"Fearless" is a direct and uncomplicated picture: It opens with Li's Huo facing a series of opponents during a public match. These fighters come from several nations -- England, Spain -- but it's clear that the purpose of the battles, in Huo's eyes, is not just to defend the honor of his country, but to reinforce the honor of the fight itself. He takes on each successive opponent with the calmness of a tree whose leaves are ready to withstand a breeze or a gale: Going sword-to-sword or hand-to-hand, he dips and twirls through the air as if he were part of it, and not a flesh-and-blood creature whose mere existence blocks its flow. Li's fighting is so deeply pleasurable to watch that even its brutality -- and sometimes it is brutal -- can seem like music. Relatively gentle skin-to-skin contact can come off as searing. And sometimes you can almost hear the sound of bones not cracking but bending -- a gentler but more horrifying sound.

Huo dispatches each one of these opponents with ease, but afterward, he surveys them with a cool regard that betrays glimmers of respect: A winner, after all, owes plenty to the loser. Yet the early structure of the movie tips us off that Huo hasn't always been this powerful, or this enlightened. And so Yu takes us through Huo's journey in a series of flashbacks, starting with his childhood (Huo was the son of a martial-arts instructor who refused to teach his son how to fight, fearing that doing so might damage the boy's delicate health) and wending forward to his early adulthood, when his cockiness, fueled by his desire to be the greatest fighter in the region of Tianjin, brings tragedy upon him.

For the past 10 years or so, Yu has worked extensively in American movies (his credits include "Bride of Chucky" and "Freddy vs. Jason"), but enthusiasts of Asian film revere him more for pictures like 1993's feverishly dreamy "The Bride With White Hair." "Fearless" is a lyrical but sturdy picture, one that actually has very little dialogue: Like some other great Asian fantasy epics, such as "House of Flying Daggers," it has a silent-movie quality, telling much of its story with the flow of visuals. Yu and his cinematographer Poon Hang Sang treat those visuals like moving paintings, showing us one-on-one battles that feel weightier than the kind fought by vast armies, green landscapes that dissolve into snowy ones to show the passage of seasons, and intimate indoor vignettes of the bodies of loved ones being cradled and mourned. The picture is gorgeous to look at, without seeming overworked: Even the vivid reds, grays and golds of its city scenes throw off a creamy glow.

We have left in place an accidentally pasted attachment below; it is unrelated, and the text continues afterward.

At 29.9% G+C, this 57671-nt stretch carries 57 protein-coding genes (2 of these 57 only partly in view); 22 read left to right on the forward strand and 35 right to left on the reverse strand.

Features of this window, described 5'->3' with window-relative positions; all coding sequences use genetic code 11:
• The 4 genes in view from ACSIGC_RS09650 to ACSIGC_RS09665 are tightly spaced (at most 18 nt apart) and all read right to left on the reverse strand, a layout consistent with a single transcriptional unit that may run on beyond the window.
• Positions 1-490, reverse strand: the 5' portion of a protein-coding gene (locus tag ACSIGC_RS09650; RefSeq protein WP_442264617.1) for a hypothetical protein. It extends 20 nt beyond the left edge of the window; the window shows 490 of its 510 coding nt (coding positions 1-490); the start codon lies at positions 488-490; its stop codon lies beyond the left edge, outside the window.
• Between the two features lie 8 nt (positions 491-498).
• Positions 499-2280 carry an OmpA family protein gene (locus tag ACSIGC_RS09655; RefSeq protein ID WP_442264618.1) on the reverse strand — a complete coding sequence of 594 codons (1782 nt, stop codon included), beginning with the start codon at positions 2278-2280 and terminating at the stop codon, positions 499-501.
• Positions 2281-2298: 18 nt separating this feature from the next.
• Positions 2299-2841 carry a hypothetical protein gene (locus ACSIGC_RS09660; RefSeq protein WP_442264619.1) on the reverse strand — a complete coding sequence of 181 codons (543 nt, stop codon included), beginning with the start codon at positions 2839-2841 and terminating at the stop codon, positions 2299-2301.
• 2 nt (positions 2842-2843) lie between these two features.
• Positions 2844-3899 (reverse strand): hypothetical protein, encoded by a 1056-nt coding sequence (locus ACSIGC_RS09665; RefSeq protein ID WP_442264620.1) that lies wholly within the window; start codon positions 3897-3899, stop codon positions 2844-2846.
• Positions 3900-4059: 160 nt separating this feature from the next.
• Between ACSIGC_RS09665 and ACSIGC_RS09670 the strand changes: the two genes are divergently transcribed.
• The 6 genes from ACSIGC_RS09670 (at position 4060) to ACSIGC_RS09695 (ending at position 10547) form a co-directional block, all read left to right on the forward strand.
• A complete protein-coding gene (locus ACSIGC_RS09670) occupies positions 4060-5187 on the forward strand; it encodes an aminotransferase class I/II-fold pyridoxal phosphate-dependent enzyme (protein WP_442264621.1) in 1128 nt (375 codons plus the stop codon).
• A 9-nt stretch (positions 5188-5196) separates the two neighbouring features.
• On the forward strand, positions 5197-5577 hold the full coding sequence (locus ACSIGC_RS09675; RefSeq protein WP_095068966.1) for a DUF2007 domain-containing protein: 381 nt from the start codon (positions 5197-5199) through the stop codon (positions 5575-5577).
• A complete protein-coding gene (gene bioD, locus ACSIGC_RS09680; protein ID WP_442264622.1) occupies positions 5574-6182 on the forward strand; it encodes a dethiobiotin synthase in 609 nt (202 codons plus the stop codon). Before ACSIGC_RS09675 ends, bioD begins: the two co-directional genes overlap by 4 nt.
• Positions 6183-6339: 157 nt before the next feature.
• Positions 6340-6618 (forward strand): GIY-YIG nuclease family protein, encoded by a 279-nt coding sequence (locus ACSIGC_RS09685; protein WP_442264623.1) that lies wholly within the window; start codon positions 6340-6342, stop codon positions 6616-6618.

But I dont think there's anything more beautiful in "Fearless" than Jet Li's perfectly imperfect face, one that's expressive and receptive in all the right proportions. Li gave one of the most astonishing performances of last year in "Unleashed" (known in other countries as "Danny the Dog"), directed by Louis Leterrier and written by Luc Besson. It was a largely wordless performance with the quiet grandeur of great silent-movie acting.